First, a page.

This residency is made possible by the generous support of the Canada Council for the Arts and the Conseil des Arts et des Lettres Québec.

 

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CALQ2csm

Artist in residence at Portobeseno Festival

June 16 -22nd 2014

France was invited to take part in the artist in residence program of Portobeseno festival in the Trentino region.

The result culminated in a concert at Castel Beseno June 22nd 2014 with live visuals by live visual HYPER!ION
and SARA FILIPPI.

Castello di Beseno
ingresso libero

VOWELS
NICOLA DI CROCE
FRANCE JOBIN
LUIGI MASTANDREA / ANDREA PELATI

live visual
HYPER!ION
SARA FILIPPI

installazione audio video 
PORTOBESENO

installazione sonora 
CONCRETE BOLOGNA ELETTROACUSTICA 

La Chambre Blanche


Web Art Residency
From August 5th to September 14th, 2003 at
la Chambre Blanche in Quebec city

Meeting with the artist, Friday, September 12th, at 5:00 pm


Résidence de production Web
Du 5 août au 14 septembre 2003 à la Chambre Blanche à Quebec

Rencontre avec l’artiste le vendredi 12 septembre à 17h

LA CHAMBRE BLANCHE
185, rue Christophe-Colomb Est
Québec (Québec) G1K 3S6
T: (418) 529.2715
F: (418) 529.0048
info@chambreblanche.qc.ca
www.chambreblanche.qc.ca

ETC

May.06.09 – May.10.09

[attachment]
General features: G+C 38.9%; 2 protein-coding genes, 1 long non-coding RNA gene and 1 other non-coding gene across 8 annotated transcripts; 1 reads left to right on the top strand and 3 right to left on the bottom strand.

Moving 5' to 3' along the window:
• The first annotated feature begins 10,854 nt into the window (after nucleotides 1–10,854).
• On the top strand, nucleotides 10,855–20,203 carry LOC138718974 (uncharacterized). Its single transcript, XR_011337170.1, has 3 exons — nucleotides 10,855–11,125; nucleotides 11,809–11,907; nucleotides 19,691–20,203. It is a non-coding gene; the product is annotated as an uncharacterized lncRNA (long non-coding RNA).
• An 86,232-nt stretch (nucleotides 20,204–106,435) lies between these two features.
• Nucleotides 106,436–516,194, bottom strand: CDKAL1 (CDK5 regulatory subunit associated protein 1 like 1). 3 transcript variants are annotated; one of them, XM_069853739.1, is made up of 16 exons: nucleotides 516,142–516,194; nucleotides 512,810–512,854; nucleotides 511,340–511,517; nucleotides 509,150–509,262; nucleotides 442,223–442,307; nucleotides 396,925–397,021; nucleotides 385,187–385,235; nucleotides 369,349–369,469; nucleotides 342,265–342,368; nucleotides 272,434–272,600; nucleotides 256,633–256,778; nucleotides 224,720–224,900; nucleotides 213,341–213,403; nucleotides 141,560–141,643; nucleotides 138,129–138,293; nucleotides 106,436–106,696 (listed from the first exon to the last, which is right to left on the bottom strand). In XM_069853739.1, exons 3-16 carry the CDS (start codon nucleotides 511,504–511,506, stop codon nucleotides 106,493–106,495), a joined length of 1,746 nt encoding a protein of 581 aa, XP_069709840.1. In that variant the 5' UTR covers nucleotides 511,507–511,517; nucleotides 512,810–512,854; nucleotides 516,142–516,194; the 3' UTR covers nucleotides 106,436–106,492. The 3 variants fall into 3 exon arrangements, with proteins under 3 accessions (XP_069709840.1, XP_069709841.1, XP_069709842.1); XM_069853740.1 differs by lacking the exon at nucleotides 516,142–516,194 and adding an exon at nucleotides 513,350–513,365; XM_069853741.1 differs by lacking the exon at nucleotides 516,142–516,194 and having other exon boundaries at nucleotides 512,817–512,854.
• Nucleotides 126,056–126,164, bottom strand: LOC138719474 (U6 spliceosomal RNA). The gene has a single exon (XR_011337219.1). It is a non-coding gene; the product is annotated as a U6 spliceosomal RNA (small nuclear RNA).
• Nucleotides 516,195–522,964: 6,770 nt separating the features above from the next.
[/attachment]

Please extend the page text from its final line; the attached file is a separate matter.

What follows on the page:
i8u and CHiKA will be taking part in an artist residency at ETC which will enable them to put the finishing touches on their new work entitled “Traverse”.
i8u | CHiKA
Traverse, 2009

In today’s connected world we have many new methods of collaborating,
and many technical and artistic problems that arise in the process.

These two artists bring this chasm into focus and explore the
possibilities given by these constraints.

This project intersects i8u’s minimal yet powerful sound sculptures and
CHiKA’s geometric minimalist patterns to create a work that expresses
the examination and limitations of itself.

France Jobin aka i8u is a sound/installation/web artist whose work has been released on ROOM40 (AUS), nvo (AU) and recently, a collaboration with Tomas Phillips on ATAK (JP). She has worked with Goem, Martin Tétreault and David Kristian.
http://www.i8u.com

CHiKA is a live media artist working in the international VJ and experimental music scene. Her performances vary from minimalist geometric patterns to unique compositions overflowing with a variety of forms and color.
http://www.imagima.com